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I think were people who are just curious about things,




By JOE NOCERA;I think were people who are just curious about things, said Andrew J. Redleaf, with a tone of;mock innocence.;Mr. Redleaf, 48, runs Whitebox Advisors, a $1.8 billion Minneapolis hedge fund that has had;sparkling returns since he started it in 2000. Mr. Redleaf is one of those hedge fund guys who;write letters to investors that are filled with big ideas about the market. Hes also funny, cynical;cranky and unabashedly opportunistic.;Could that professor really be right? he continued. The professor he was referring to was Erik Lie;of the University of Iowa, who published a study last year that essentially set off the options;backdating scandal. Although Mr. Lie did not name names, his work showed, indisputably, that;there were simply too many cases where options were granted to top executives just before a nice;run-up for it to be happening randomly. He suggested that companies had to be backdating;option grants to enrich executives.;That study, in turn, piqued the interest of the Securities and Exchange Commission and The Wall;Street Journal, which began looking at individual companies. At this point, 115 companies have;been identified as being under some sort of investigation, either by the S.E.C., the Justice;Department or an internal investigation. So far, executives from two companies that backdated;options, Converse and Brocade, have been indicted. This week, Cablevision revealed that it gave;backdated options to a deceased executive making it appear as though he had received the;options while still among the living.;A few months ago, Mr. Redleaf and several of his Whitebox colleagues decided to do their own;options backdating study. They ran 6,000 companies and 60,000 options grants through;their computers. They looked at a 40-day window: 20 days before the options were granted and 20;days after. And sure enough they discovered several hundred companies whose pattern of granting;options at the precise moment the stock was about to jump was eyebrow-raising, to say the least.;And while Whitebox Advisors does not have absolute proof that options backdating took place;neither did Mr. Lie. It was statistical detective work.;Mr. Redleaf is quick to express outrage at executives who backdated options. Of the series of recent;Wall Street scandals, Mr. Redleaf told me: This is by far the worst. It is a direct transfer of wealth;from stockholders to insiders.;But lets be honest here. Hedge funds dont do deep dives into options backdating just to satisfy;their curiosity or to gain justice. Rather, they do it to find an edge and to use that edge to get;richer than they already are. What Mr. Redleaf has begun to do with this options backdating;information raises a question that is being asked a lot these days about hedge fund operators. Is he;an activist, helping to make the market a better place? Is he a holdup artist? Or is he both?;When you ask the folks at Whitebox Advisors how they make money, they have a hard time;explaining it in laymans terms. Relative value arbitrage, Mr. Redleaf replied when I asked him to;describe his fund. Generally, he continued, we focus on mispriced securities that have a;relationship to each other like a companys stock and bonds. That, he added, tends to cause us;to skew towards distressed companies.;Often, for instance, a companys bonds will send up an early warning signal that there may be;internal problems, even as its stock remains buoyant. In that mispricing is an opportunity for a;smart hedge fund guy who sniffs it out. Sometimes, though, the hedge fund guy wont be willing to;just sit on his hands while waiting for the market to catch up with his insight. Thats when he;becomes an activist.;Earlier this year, for instance, Whitebox was among a number of hedge funds that were holding;General Motors bonds. We were betting that they would cut the dividend because we thought it;was inevitable, Mr. Redleaf said. He also felt, though, that cutting the dividend was the right move;for G.M. to make so he went to Detroit and met with members of G.M.s finance team to press;that case. Sure enough, in February, when General Motors cut its dividend in half, the bond;market applauded, and Whiteboxs G.M. bonds were suddenly more valuable.;Mr. Redleaf became interested in options backdating because of another, more controversial bond;play that Whitebox and a number of hedge funds began using a few years ago. When a company;fails to file its financial documents on time, its bonds are technically in default. For decades;though, bondholders have generally looked the other way when that happened.;But Whitebox did not. Instead, it took to buying up bonds below par that is, bonds trading;below their face value of companies that had failed to deliver their financial documents on time;usually because of an accounting problem.;Then, Whitebox and other activist bondholders would tell the company that since it was in default;on its bonds it was liable for the full face amount immediately. Sometimes, the company would;wind up paying off the bonds. Other times, it would negotiate an agreement, usually a one-time;payment to the bondholders in return for a waiver. Either way, Whitebox won.;Mr. Redleaf argues that what he is doing is being vigilant in asserting our rights, unlike mutual;funds and other big institutional investors that have ill-served their investors by not fighting for;everything they are entitled to. Of course, most companies dont see it quite that way. They view;Whitebox as taking advantage of a technicality to make a quick buck.;Companies that are caught backdating options, of course, have huge accounting problems.;Options that have been backdated require a different accounting treatment, and companies;usually have to restate their financials for the years during which they were backdating. This;almost inevitably means that they will also not be able to file their current quarterly or annual;report on time. Which therefore means their bonds will technically be in default. Which therefore;means the bondholders can squeeze them.;Is it any wonder Mr. Redleaf suddenly became interested in options backdating?;Once he had his list of potential options abusers, Mr. Redleaf and his team shorted about 80 of;them. But Whitebox also went into the marketplace and bought bonds of some of the companies in;question. (In other cases, it already owned the bonds.) And then the firm got to work.;Consider the case of Affiliated Computer Services, a Texas-based technology outsourcing company;with over $4 billion in 2005 revenue and 50,000 employees. It was one of the first companies to be;fingered as a possible options backdater, and instigated an internal investigation in March. In July;when the company released its quarterly results, it also said that while the investigation wasnt;complete, it didnt think it would have to restate results. We do not believe that any director or;officer of the company has engaged in the intentional backdating of stock options grants, it;added.;Mr. Redleaf shot back in a letter he sent to the company in early August. There were 14 grants;between November 1995 and March 2005, he wrote to Darwin Deason, the chairman of the board.;Every single grant was better than a random day for the period, a 1-in-16,384 occurrence. He;added, if we look at the stock return for the 20 days after the grant, the award days were in the;91st percentile, a result very consistent with backdating but hard to square with legitimate;methods.;Within days of receiving the letter, A.C.S. announced that its previous statement about options;backdating can no longer be relied upon strongly implying that things were worse than it had;claimed a few weeks earlier. A few days later, a lawyer working for the companys audit committee;contacted Whitebox to see what the firm had found. Last week, A.C.S. announced that it had;missed the deadline for filing its annual report the exact event Whitebox was hoping would;result from its letter.;The company also reported that because of that missed deadline it may face covenant compliance;issues, meaning that it may be in default of some $2 billion worth of loans. The company said it;would seek a waiver. You know what that means: money in the pockets of Whitebox Advisors.;A spokeswoman for Affiliated Computer Services wouldnt comment on its option backdating;investigation except to say that it was a coincidence that the company made its tougher;announcement so soon after getting the letter from Mr. Redleaf. She also wouldnt comment on;Mr. Redleafs tactics.;Indeed, of the half-dozen companies I called for this column all of whom received similar letters;from Whitebox, and several of whom face the prospect of having to pay off their bonds at full value;because they missed filing deadlines only one spokesman was willing to say what they;undoubtedly all feel. That was Jeff Luth of Amkor, a company whose options problems caused it to;fail to file its quarterly report last June and is now dealing with the consequences.;We dont think opportunistic hedge funds should hold Amkor hostage for a financial windfall, he;said. We believe it siphons off corporate assets to the detriment of our shareholders.;But doesnt that also describe options backdating? As Mr. Redleaf pointed out: By cheating on;options grants these companies filed phony financial statements and they used those phony;financials to borrow money from bondholders. Shareholders have the right to fire management. All;bondholders can do is try to get their money back.;The punishment Mr. Redleaf is meting out may be harsh. And it may be a hold up. But its hardly;undeserved. Eventually, he said, the market punishes the wicked.;Copyright 2012 The New York Times Company;Back to Top;Home;Privacy Policy;Search;Corrections;XML;Help;Contact Us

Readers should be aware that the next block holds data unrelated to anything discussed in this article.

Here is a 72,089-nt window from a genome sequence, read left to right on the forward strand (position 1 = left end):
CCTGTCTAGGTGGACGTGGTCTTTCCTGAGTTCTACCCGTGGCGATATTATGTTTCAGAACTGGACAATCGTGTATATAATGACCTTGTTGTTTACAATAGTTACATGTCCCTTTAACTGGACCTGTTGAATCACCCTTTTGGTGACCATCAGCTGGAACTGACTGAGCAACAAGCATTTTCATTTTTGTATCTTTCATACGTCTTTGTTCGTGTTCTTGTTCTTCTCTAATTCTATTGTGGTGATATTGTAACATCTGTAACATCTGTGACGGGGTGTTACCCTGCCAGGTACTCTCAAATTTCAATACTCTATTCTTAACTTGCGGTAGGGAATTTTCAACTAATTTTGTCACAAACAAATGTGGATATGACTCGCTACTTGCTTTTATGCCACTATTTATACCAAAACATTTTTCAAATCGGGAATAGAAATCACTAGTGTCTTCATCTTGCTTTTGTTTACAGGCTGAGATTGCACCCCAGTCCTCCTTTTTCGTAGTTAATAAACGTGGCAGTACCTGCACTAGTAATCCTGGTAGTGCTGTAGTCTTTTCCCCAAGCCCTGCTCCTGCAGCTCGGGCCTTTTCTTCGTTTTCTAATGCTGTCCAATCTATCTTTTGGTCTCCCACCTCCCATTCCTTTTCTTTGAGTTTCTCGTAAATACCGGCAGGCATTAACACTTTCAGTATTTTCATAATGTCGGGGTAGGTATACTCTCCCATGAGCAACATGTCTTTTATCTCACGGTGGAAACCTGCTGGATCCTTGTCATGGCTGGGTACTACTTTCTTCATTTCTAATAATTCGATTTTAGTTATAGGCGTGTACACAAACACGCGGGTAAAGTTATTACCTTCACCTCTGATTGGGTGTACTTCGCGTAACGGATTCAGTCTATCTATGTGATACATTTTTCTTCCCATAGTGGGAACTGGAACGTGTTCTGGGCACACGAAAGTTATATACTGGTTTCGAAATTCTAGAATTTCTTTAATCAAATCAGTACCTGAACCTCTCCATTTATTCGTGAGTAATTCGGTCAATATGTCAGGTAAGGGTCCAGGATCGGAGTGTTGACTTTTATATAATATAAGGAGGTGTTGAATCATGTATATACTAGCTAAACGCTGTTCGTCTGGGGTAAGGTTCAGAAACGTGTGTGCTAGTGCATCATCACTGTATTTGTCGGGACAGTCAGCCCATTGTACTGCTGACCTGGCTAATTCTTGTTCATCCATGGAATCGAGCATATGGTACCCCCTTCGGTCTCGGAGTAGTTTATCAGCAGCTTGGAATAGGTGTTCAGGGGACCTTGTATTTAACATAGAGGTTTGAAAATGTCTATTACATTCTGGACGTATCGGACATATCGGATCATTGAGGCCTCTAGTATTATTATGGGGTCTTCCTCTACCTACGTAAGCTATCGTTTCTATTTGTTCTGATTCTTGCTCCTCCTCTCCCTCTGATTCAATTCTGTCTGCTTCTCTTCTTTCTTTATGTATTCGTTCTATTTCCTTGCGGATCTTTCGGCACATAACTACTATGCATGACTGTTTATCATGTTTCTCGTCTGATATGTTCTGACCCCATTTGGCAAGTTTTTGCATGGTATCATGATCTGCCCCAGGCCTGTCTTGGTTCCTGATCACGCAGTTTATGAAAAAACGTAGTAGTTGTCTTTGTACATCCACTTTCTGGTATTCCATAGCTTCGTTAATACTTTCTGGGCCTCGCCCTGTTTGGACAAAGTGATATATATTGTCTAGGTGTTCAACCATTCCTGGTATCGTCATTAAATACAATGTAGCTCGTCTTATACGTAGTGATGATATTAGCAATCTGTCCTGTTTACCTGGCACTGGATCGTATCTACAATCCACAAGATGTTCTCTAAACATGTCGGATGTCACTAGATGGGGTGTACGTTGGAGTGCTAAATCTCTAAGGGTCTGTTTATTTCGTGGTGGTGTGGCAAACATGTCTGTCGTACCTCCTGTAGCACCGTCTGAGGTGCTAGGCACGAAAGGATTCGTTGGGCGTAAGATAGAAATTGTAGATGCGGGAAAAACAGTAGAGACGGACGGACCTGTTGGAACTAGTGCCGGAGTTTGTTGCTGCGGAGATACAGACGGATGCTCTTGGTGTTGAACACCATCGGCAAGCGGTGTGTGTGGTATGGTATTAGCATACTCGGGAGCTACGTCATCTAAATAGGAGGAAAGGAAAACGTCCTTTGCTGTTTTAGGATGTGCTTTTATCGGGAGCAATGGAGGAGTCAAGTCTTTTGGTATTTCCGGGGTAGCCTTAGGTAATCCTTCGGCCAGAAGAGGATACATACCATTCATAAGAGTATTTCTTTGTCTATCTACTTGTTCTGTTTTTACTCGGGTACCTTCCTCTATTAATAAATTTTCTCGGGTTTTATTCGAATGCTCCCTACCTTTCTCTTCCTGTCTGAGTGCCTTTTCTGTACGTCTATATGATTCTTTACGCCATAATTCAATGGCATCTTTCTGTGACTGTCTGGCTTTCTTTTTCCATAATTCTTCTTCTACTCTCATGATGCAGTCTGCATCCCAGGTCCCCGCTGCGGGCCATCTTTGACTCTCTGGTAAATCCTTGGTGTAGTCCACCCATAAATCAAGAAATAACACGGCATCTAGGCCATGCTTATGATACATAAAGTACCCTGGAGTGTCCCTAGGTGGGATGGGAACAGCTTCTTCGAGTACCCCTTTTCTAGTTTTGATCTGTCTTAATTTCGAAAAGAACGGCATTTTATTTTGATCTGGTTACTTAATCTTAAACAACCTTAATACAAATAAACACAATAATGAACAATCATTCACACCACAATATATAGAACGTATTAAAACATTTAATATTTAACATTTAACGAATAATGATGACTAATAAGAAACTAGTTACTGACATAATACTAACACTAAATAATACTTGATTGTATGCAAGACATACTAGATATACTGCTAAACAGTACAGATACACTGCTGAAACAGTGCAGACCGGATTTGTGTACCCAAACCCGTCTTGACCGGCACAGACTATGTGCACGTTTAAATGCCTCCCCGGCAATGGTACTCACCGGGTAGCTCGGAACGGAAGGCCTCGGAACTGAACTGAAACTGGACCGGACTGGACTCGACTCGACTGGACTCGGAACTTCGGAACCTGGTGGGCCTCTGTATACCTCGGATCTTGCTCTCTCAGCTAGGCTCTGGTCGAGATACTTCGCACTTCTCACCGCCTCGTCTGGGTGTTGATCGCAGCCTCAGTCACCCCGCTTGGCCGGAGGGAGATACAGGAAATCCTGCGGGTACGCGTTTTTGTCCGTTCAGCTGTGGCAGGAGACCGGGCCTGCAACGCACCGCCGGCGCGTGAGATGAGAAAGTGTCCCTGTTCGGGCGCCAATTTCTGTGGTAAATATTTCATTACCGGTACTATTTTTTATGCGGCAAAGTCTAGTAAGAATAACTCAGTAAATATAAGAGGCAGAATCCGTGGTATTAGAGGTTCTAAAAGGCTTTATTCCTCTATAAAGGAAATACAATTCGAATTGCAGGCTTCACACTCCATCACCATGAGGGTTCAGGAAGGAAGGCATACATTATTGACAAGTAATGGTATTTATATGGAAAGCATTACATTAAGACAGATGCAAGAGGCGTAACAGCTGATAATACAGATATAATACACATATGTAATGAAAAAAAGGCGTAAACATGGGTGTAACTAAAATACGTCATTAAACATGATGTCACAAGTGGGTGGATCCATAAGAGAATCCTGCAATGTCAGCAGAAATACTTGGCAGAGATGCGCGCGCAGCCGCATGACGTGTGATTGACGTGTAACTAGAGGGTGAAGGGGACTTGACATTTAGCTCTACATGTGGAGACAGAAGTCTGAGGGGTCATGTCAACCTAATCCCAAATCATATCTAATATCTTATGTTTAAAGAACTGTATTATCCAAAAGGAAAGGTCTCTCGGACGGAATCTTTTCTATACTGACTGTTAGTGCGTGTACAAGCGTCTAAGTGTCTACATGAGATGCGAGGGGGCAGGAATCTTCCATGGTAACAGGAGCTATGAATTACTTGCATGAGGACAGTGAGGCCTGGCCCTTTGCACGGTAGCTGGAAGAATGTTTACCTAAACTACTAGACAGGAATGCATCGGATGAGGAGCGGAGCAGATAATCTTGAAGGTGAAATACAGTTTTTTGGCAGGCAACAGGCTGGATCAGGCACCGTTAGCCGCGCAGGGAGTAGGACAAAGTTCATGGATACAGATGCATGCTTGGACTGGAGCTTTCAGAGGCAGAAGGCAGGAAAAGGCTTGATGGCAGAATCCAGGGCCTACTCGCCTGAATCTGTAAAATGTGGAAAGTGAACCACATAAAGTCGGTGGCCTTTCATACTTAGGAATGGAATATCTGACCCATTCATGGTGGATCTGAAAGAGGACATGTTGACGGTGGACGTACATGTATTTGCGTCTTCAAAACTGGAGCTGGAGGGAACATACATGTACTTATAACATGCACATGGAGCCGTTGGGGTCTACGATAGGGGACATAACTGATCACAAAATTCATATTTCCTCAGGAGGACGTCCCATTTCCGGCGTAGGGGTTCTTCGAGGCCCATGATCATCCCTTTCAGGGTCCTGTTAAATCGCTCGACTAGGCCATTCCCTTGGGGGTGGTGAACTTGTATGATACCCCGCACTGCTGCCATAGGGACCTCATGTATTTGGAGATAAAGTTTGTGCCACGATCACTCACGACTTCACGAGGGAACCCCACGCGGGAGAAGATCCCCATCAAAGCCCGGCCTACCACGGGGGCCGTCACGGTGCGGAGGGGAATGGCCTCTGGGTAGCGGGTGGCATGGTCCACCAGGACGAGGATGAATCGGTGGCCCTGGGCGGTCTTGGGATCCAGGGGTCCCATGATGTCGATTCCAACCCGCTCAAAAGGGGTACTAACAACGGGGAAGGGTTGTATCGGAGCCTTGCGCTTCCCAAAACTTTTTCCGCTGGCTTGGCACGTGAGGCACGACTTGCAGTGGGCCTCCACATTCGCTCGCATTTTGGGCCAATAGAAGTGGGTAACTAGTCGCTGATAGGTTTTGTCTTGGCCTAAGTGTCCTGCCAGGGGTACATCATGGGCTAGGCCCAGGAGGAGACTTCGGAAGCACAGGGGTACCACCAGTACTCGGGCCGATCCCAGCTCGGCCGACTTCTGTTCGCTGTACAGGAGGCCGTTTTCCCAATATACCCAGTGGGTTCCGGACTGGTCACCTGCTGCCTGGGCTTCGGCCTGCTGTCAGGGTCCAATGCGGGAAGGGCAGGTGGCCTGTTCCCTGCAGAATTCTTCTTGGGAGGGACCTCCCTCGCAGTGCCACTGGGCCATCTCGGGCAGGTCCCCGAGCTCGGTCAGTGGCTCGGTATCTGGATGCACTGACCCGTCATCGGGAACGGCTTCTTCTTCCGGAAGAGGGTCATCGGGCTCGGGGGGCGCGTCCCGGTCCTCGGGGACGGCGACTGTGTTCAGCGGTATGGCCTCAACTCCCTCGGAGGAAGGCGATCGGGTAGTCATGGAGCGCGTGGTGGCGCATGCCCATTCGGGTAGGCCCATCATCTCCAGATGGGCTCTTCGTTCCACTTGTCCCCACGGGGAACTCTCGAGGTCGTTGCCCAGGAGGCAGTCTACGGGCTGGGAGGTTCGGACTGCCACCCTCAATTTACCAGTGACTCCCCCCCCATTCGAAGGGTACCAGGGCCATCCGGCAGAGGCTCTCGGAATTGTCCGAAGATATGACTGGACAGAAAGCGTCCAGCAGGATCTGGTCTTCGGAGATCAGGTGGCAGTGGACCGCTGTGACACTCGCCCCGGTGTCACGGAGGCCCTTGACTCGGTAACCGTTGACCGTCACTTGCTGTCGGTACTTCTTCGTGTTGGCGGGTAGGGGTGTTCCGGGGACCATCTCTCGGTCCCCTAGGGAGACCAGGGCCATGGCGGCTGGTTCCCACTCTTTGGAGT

Paper#30350 | Written in 18-Jul-2015